• Effect the population regardless of its size

  • Examples:

    • 1. Weather

    • 2. Earthquakes

    • 3. Floods

    • 4. Fires

    • R-strategists are most

      affected by these factors

Reproductive strategies
Reproductive Strategies


Unstable environment


Stable environment

  • Small size

  • Many offspring are produced

  • Early maturity

  • Short life span

  • Each individual reproduces once

  • Type III survivorship curve

  • Affected by density Independent

  • Large size

  • Few offspring produced

  • Late maturity (long parental care)

  • Long life span

  • Individuals reproduce more than once

  • Mostly type I survivorship curve

  • Affected by density dependent

Survivorship curves
Survivorship Curves

  • Type I - high survival rate of the young, live most of their expected life span and die in old age. (ex. Humans)

  • Type II - relatively constant death rate, could be due to hunting or diseases. (ex. coral, squirrels, honey bees and many reptiles)

  • Type III - have many young, most of which die very early in their life. (ex. plants, oysters and sea urchins).

Pop quiz
Pop Quiz

  • What does parental care have to do with the shape of these curves?

  • What density dependent factor will always affect the population of white tailed deer in Wisconsin? (Only at certain times in the year)

  • What do you think the survivorship curve would be for a white-tailed deer population?

How has this ecosystem changed ecosystem 1
How has this ecosystem changed?Ecosystem #1



2 6 ecosystem changes

How has this ecosystem changed?Ecosystem #2



2 6 ecosystem changes





Ecological succession change over time
Ecological Succession: Change over Time

  • Two Types of Succession

    • Primary succession - An ecosystem starts from bare rock

    • Secondary succession – Ecosystem is built from a previous ecosystem

      • Starts with soil

Important terms
Important Terms

  • Sere: A set of stages of changes in an ecosystem.

    • A snapshot of ecosystem

  • Pioneer organisms: First species that begin to populate a sere, typically r-strategists.

    • Ex. Weeds, lichens

  • Climax community: Populations of organisms living together in a sere where all species are in balance.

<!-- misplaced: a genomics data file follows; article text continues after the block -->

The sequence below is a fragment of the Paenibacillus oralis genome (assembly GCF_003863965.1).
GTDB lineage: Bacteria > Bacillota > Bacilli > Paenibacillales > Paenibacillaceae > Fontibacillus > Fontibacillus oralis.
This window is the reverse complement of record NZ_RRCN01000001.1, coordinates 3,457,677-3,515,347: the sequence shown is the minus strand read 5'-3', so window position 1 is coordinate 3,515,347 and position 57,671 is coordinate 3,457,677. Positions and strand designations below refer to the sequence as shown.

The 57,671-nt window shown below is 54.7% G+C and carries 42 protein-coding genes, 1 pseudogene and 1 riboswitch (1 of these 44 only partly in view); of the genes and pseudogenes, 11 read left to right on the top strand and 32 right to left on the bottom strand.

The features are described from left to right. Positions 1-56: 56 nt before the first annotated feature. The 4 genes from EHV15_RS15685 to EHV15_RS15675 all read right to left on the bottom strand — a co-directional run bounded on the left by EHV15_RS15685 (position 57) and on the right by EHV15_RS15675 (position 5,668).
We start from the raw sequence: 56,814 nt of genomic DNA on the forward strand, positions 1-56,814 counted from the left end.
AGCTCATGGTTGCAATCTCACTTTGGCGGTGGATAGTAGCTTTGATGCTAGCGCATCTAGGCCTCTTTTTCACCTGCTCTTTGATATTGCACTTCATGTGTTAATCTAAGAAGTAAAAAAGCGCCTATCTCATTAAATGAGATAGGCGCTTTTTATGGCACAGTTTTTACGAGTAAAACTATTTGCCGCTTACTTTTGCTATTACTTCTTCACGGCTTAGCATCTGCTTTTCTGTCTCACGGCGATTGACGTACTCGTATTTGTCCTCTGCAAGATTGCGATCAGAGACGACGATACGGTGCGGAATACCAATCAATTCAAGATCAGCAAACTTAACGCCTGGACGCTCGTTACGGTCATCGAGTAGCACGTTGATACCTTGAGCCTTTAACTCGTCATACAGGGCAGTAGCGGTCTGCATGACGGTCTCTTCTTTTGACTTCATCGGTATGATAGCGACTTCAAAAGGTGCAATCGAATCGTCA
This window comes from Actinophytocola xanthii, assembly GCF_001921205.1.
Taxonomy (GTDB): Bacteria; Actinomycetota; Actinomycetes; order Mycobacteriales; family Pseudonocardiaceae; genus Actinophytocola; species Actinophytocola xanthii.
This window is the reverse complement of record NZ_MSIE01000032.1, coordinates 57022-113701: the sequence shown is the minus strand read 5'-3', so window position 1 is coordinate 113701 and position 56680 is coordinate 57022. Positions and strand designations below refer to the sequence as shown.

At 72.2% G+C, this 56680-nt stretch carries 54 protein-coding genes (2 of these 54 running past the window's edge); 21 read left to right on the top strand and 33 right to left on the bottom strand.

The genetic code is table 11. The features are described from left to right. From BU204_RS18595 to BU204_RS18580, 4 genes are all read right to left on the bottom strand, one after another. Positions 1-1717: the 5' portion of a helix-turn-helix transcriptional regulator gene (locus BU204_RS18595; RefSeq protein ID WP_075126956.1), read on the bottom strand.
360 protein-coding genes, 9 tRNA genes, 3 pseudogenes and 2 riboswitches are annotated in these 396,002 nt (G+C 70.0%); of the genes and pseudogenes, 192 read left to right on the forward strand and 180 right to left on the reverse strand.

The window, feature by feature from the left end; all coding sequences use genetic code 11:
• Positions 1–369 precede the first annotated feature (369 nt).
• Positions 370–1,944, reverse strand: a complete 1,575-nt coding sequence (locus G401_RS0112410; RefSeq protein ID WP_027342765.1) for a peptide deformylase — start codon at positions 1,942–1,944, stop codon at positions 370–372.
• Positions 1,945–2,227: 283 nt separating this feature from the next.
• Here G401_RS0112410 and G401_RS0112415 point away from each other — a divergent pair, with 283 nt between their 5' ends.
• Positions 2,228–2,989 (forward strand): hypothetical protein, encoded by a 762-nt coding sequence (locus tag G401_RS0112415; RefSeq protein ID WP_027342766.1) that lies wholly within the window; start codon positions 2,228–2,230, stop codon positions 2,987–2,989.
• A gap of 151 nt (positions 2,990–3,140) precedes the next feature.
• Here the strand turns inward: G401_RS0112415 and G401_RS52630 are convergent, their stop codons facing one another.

• Ex. A mature forest, many K-strategists

Primary succession
Primary Succession

  • No soil in a terrestrial system

  • No bottom sediment in an aquatic system

  • Takes hundreds to thousands of years

  • Need to build up soils/sediments to provide necessary nutrients

Primary succession occurs after a glacier retreats
Primary succession occurs after a glacier retreats

Image source: http://www.callipygia600.com/

2 6 ecosystem changes

Primary Ecological Succession

Lichens and




Balsam fir,

paper birch, and white spruce forest community

Jack pine,

black spruce,

and aspen

Heath mat

Small herbs

and shrubs


Secondary succession
Secondary Succession

  • Begins with soil from previous ecosystem

  • Ecosystem has been

    • Disturbed, Removed, or Destroyed

    • Abandoned farms

    • Burned forests

    • Deforestation

    • A huge storm

2 6 ecosystem changes

Secondary Succession

Mature oak and hickory forest

Young pine forest

with developing

understory of oak

and hickory trees

Shrubs and

small pine



weeds and





Conditions during succession
Conditions during succession

  • Early Stages (Pioneer Communities)

    • Gross Productivity = Low

      • Few producers

    • Net productivity = High

    • No consumers doing respiration

      • No taxes to take away!!

    • Nutrients in soil

  • Later Stages (Climax Community )

    • Nutrients in soil decrease

    • Gross Productivity is High

      • Many producers

    • Net productivity = low

      • Many consumers all doing respiration = a very large amount of taxes